I wholehearted agree. I’ve often disagreed with people here who think slow travel speeds are just part and parcel of living in a big city. The hard fact is NYC is huge. Everyone can’t be located near work or other points of interest. However, that doesn’t mean we should continue to accept that it’ll often take an hour or more to go 10 miles no matter what mode you use. That’s giving into defeat. The subways should move somewhat faster, there should be more subway lines in the outer boroughs. There should be congestion pricing so essential motor vehicles can make their rounds faster. There should be a backbone of “express” bike route where cyclists can cover most of their trip nonstop. There should be exclusive bus lanes and traffic signal priority for buses. You’re 100% correct that NYC’s world famous congestion is killing our economy, increasing the costs of goods and services, and making NYC an unattractive place to live or work. I say this as a life long NYer, but also as one who is glad given the difficulty of getting around nowadays to be working from home. I would hate to deal with the mess I read about on a daily basis but many others have no choice.

  • Komanoff

    This whole post is worth quoting. But this especially:

    “Traffic congestion, in this sense, is a political problem. Where
    congestion is worse, the adjustment to a street redesign is more
    wrenching and the political cost is higher. Congestion makes City Hall
    more hesitant and DOT more timid when it comes to implementing things
    like bus lanes and Vision Zero projects.”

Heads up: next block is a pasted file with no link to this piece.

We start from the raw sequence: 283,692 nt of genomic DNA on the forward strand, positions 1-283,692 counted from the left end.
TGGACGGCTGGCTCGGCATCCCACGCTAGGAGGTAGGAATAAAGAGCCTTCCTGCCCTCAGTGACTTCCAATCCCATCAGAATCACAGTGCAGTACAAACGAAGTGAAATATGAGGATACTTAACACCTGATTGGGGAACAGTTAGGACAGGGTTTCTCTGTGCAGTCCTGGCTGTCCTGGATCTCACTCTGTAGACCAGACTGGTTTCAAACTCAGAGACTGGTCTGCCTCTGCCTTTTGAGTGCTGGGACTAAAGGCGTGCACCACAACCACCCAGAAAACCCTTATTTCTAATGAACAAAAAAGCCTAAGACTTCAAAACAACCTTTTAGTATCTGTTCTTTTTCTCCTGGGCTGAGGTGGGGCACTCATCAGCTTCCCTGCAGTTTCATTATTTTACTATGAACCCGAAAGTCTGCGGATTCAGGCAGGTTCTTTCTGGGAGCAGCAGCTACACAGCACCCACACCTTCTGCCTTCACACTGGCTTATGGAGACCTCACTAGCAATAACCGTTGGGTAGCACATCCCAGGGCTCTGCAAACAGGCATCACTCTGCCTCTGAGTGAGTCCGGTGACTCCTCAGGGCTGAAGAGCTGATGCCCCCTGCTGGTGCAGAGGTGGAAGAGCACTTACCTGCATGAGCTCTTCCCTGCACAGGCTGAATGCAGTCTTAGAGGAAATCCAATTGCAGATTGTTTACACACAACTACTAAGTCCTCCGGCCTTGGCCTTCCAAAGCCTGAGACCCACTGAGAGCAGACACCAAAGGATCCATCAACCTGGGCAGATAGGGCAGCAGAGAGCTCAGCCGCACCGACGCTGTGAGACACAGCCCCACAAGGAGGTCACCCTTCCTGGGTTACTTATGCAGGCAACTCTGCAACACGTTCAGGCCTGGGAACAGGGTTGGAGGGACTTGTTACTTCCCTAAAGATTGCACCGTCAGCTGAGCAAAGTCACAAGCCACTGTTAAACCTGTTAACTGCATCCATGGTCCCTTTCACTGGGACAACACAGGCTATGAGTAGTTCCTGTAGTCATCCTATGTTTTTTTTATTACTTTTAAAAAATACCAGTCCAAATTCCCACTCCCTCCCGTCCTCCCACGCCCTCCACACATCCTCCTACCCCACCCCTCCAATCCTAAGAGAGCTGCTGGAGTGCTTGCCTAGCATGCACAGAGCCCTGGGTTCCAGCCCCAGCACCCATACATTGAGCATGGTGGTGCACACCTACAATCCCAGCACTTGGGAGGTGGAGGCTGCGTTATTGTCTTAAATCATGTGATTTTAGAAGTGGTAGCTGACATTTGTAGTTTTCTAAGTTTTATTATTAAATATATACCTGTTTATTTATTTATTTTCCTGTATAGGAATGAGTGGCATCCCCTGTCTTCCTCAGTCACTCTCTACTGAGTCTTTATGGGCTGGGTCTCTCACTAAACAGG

A simple yet revolutionary point? (Seems obvious now, but it never occurred to me.)

  • Rob

    28,000 new Uber cars on streets of New York City with 72% concentrating in Manhattan, and, nonetheless, Uber claims it’s “not a problem”. I for one am living here – not in California – and am unable to find parking – all spots are taken by black cars with “Uber” signs on them.

  • KeNYC2030

    Case in point: the recent changes in Central Park. Less-traveled North Loop, now miraculously car-free! The more “congested” South Loop: Commissioner Trottenberg says we need to “monitor” it.

  • Pittsburgh is a great example of Uber filling a transit void. Living in Center City Philly, I never use Uber. In my hometown Pittsburgh, I use it regularly.

  • Cars cause congestion. The more cars the more congestion. More road causes more cars. More cars cause more congestion.

    The only solution to congestion is less cars. Less road then less cars then less congestion. Taking road for transit and bikes and walkers takes road from cars. Less road. Less cars. Less congestion.

    Cabs are cars. Cabs are transit. Cars that get reused throughout the day mean less parking is needed. More cabs on the road means more cars. But more transit on the road means less cars. Cabs are net zero congestion-wise. Some people get off of transit and take a cab while some people get out of their car and take a cab.

  • Miles Bader

    Cabs are better than private cars, but they’re a far, far, far less efficient use of space than buses / streetcars / other mass transit that shares street space.

  • Like I said, cabs are net-zero as regards to congestion, Granted that is an unsupported by science opinion on my part. But I bet it’s close.

    As you allude, the logic that supports taking road from cars/cabs is that the same geometry can support moving more people. The plus for cars of taking road away from them is less congestion.